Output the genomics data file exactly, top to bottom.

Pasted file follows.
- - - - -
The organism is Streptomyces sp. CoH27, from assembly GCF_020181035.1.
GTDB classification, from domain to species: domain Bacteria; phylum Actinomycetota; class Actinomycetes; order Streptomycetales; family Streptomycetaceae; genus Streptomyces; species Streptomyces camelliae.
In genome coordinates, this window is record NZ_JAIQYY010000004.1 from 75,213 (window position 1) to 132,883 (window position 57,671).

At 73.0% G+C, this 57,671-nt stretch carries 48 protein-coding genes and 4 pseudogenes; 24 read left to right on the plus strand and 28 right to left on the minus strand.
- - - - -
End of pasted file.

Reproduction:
The organism is Streptomyces sp. CoH27, from assembly GCF_020181035.1.
GTDB classification, from domain to species: domain Bacteria; phylum Actinomycetota; class Actinomycetes; order Streptomycetales; family Streptomycetaceae; genus Streptomyces; species Streptomyces camelliae.
In genome coordinates, this window is record NZ_JAIQYY010000004.1 from 75,213 (window position 1) to 132,883 (window position 57,671).

At 73.0% G+C, this 57,671-nt stretch carries 48 protein-coding genes and 4 pseudogenes; 24 read left to right on the plus strand and 28 right to left on the minus strand.